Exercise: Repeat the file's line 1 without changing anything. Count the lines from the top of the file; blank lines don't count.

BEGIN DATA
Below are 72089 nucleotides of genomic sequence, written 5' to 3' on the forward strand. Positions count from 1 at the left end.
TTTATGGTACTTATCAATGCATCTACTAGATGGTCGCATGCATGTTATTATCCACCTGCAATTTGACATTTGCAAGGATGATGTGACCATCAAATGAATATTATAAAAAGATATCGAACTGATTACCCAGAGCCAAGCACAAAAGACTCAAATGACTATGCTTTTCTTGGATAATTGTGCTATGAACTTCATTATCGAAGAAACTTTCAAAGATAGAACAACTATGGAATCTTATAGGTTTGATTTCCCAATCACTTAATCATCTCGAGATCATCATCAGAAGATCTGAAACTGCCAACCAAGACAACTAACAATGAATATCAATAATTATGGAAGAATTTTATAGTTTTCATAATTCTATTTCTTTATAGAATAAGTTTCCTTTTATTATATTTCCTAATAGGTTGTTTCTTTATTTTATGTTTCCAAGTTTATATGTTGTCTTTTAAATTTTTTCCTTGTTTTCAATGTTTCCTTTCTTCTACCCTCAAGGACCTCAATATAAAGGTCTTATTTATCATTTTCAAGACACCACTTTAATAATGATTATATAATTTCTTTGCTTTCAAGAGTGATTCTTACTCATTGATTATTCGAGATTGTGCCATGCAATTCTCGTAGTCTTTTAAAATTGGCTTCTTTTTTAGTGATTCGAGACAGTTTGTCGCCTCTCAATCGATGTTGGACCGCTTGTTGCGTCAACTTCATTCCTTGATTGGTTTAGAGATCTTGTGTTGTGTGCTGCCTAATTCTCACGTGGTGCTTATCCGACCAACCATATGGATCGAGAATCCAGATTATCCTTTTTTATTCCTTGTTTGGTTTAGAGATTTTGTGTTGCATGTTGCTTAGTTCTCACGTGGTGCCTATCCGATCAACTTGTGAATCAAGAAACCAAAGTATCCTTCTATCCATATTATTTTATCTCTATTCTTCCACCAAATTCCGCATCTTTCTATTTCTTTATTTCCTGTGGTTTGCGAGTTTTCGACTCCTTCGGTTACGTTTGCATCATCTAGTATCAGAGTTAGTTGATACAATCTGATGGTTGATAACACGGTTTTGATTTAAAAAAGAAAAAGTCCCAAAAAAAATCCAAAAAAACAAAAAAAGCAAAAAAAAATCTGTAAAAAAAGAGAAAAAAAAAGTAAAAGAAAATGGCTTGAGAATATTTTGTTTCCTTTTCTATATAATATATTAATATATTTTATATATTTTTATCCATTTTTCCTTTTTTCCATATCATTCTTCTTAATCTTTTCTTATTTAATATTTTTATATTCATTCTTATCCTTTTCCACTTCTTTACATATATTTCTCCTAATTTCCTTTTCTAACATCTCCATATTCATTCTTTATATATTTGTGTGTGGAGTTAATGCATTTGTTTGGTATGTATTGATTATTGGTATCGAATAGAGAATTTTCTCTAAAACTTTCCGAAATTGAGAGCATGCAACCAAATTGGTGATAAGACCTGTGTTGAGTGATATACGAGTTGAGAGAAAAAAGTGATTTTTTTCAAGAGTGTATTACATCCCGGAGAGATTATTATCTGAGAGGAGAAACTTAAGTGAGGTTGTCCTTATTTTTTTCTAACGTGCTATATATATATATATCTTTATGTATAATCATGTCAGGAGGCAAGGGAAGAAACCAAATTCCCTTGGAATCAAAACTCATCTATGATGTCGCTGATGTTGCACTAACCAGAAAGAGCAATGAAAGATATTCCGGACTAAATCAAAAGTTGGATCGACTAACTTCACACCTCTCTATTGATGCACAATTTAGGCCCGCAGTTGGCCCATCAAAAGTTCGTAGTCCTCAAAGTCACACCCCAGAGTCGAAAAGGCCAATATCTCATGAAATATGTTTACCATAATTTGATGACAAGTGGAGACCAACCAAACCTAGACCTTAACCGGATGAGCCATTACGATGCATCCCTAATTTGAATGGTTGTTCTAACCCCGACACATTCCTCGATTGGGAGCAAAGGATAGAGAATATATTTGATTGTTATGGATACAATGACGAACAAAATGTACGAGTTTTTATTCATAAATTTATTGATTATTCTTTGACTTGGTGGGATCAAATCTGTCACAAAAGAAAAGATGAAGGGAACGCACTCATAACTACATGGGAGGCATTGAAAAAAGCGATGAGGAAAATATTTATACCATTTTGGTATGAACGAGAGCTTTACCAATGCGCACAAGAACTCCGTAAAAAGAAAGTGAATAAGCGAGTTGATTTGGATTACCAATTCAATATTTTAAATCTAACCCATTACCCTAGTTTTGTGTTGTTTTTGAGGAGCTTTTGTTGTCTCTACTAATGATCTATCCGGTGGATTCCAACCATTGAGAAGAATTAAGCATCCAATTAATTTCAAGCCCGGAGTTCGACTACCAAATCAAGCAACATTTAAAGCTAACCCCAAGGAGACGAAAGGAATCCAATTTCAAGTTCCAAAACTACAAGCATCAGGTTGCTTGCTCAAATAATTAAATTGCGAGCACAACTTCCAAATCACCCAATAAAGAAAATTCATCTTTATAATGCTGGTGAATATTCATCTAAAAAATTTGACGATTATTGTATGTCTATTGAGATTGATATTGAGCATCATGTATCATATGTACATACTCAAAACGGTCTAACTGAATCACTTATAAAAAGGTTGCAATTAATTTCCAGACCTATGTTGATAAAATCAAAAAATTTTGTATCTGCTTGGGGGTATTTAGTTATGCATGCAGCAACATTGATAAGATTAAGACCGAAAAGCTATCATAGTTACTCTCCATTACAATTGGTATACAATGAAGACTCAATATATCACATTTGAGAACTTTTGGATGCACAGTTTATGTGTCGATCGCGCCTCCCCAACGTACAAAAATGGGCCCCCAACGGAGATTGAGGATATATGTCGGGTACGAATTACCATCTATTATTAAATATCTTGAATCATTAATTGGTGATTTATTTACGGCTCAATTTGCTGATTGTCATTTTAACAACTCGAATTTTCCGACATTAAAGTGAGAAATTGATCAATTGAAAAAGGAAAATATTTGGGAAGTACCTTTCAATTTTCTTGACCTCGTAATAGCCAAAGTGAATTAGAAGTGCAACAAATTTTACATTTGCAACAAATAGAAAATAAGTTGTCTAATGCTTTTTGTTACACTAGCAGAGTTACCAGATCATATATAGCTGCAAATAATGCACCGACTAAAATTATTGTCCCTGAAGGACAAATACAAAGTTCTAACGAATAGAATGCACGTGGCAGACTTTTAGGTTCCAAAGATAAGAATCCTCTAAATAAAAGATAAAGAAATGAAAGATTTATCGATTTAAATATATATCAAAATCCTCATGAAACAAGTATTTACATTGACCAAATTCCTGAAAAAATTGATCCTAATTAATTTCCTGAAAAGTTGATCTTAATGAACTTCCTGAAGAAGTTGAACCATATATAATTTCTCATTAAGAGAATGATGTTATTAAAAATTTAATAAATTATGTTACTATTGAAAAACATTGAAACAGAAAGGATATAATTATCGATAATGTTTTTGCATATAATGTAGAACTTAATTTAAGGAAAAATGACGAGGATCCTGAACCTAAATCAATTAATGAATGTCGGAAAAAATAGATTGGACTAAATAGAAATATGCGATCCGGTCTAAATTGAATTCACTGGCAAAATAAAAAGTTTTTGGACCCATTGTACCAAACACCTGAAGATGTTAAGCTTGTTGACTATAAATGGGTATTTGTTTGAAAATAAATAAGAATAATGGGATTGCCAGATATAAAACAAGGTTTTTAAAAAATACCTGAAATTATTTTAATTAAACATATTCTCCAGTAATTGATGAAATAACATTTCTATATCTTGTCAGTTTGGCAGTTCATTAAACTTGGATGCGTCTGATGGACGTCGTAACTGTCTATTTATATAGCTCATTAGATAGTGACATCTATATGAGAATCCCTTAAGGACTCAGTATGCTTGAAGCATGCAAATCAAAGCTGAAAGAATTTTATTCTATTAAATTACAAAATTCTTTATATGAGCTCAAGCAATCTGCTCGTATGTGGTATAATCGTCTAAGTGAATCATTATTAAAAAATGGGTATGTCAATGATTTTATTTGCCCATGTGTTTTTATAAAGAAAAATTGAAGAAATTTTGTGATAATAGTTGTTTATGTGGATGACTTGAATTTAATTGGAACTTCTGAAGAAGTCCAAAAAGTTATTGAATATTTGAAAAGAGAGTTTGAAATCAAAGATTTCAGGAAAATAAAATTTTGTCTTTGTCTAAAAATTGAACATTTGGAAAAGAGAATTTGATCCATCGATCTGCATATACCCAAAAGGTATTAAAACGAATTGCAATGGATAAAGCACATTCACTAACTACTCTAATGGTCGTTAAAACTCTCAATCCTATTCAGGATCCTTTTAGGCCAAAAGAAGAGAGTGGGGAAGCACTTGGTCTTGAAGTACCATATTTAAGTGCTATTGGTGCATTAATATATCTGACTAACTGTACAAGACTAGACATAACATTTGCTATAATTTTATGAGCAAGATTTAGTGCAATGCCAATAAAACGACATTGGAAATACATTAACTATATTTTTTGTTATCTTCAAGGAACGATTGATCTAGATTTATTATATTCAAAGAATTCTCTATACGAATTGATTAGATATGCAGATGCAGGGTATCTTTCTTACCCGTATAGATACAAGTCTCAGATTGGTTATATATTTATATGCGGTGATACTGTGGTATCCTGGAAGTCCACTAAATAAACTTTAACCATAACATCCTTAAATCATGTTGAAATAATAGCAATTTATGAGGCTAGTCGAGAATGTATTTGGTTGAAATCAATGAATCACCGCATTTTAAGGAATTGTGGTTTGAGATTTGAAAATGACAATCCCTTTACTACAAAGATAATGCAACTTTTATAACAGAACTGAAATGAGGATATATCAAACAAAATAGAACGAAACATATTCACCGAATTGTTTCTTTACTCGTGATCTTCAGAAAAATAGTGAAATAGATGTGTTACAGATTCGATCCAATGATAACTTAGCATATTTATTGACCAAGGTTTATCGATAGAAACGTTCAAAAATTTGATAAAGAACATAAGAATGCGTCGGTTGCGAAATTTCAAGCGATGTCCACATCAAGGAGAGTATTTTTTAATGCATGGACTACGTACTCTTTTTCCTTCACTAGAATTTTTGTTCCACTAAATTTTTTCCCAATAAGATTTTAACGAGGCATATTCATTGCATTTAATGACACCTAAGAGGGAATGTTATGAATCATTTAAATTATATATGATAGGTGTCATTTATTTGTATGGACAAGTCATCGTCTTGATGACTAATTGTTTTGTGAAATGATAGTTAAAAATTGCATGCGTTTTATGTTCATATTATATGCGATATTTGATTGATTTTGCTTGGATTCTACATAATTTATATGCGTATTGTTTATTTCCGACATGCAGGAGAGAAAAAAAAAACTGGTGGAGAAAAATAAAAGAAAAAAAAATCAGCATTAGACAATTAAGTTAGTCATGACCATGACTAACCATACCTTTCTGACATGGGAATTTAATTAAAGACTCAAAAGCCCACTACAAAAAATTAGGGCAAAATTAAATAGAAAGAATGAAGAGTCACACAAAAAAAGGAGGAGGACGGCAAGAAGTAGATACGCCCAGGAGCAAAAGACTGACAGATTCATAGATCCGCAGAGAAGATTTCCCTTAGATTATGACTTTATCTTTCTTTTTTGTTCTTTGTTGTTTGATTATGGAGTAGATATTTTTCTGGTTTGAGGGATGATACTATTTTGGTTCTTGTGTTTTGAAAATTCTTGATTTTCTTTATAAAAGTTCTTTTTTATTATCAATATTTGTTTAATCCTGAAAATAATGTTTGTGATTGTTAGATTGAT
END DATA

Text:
Below are 72089 nucleotides of genomic sequence, written 5' to 3' on the forward strand. Positions count from 1 at the left end.